When A Chance Meeting Revealed A Legacy

“That is your legacy on this Earth when you leave this Earth: how many hearts you touched.” —Patti Davis

While attending a monthly meeting of my local chapter of Women in Aviation, I was introduced to a gentleman who works for Flight Safety international.  I recognized his name and asked him if he was related to a certain person with whom I had attended high school.  It turned out he is her brother! Wow, what a small world.  This chance meeting was to revel much more. 

As it goes in small town scenarios, I  identified myself as the oldest daughter of Paul Hancock which caused a thousand pieces of history to snap into place between us without words.  The gentleman then told me it was my father who had given him his first airplane ride as a boy.

Legacy In One Short Aircoupe Ride

That ride took place from the small grass airstrip, just outside our hometown of Plainville, KS, in the very airplane I fly today, Aircoupe, N3052G.  It was there he got his first taste of aviation.  He went onto fly P-3s for the US Navy, followed by several civilian positions flight instructing before joining Flight Safety International.  

Legacy
The Aircoupe

In my post,  Becoming a Lover of History, I alluded to “intersections and circles of history” that form a backdrop to our lives.  This backdrop not only occurs in the grand scheme of things, but also in seemingly small personal ways.

They are there.  Yes they are, but honing our vision to not only recognize their presence, but then to discern their significance for today can serve to strengthen the purpose, vision adn even legacy of the Stonebridge upon which we walk.  So when these happenstances occur, what do we do?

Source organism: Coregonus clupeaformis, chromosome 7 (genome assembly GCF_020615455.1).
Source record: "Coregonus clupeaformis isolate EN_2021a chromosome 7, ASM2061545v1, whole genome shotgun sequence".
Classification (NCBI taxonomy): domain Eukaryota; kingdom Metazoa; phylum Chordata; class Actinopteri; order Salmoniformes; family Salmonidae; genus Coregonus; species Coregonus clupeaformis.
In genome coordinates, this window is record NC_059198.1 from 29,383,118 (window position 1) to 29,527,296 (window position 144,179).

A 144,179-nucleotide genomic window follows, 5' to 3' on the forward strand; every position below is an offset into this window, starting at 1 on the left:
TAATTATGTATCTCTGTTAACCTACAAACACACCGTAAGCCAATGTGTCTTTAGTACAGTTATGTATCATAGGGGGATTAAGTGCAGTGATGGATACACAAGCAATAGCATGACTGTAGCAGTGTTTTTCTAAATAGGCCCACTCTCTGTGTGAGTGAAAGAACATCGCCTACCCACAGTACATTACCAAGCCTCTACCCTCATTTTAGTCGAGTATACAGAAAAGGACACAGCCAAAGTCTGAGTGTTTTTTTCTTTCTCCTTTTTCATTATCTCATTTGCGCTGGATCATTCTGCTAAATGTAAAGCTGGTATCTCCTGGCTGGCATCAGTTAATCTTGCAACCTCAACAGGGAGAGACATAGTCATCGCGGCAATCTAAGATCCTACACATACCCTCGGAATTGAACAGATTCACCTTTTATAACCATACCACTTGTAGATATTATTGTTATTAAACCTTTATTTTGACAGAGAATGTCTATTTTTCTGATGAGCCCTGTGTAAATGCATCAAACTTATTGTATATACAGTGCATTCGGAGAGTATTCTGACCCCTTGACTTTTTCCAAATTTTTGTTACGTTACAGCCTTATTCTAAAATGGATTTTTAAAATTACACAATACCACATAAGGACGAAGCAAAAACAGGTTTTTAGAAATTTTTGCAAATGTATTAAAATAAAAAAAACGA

Here are some possibilities:

Enjoy the wonder of the moment.  Most of the time, the legacy aspect will come in hindsight.
  1. As a person of faith, I inwardly acknowledge the providence of God in the matter and give thanks.
  2. Ask with intention, what does this mean?  It is a wonderful  “God Wink” moment to enjoy, or is there more to it?
  3. How does this change me?  my perspective?  my actions?
  4. Is there an action I need to or simply want to take as a result of this moment?
In the case of this meeting, I had hoped for another meeting with this gentleman to talk more about his first ride but life has a way of running away.  None-the-less, this circle and intersection touched on at least two of the stones in my Stonebridge:  Family and Flying.  It added to the story of my father’s legacy he left behind.  A legacy he was unaware of.
Because of how I have learned to process these moments, it also touches on Faith.  For now, I wanted to share this one with you all.
How do your circles and intersections inform and form your Stonebridge?  

I am a former air traffic controller, pilot, Aircoupe owner, married 42 years to a great guy. We live in a 125+ year old historic Victorian, enjoy cats, vintage anything, precious friends. My passion is Giving Lost Stories A Voice – Giving Found Materials Fresh Form and Purpose!

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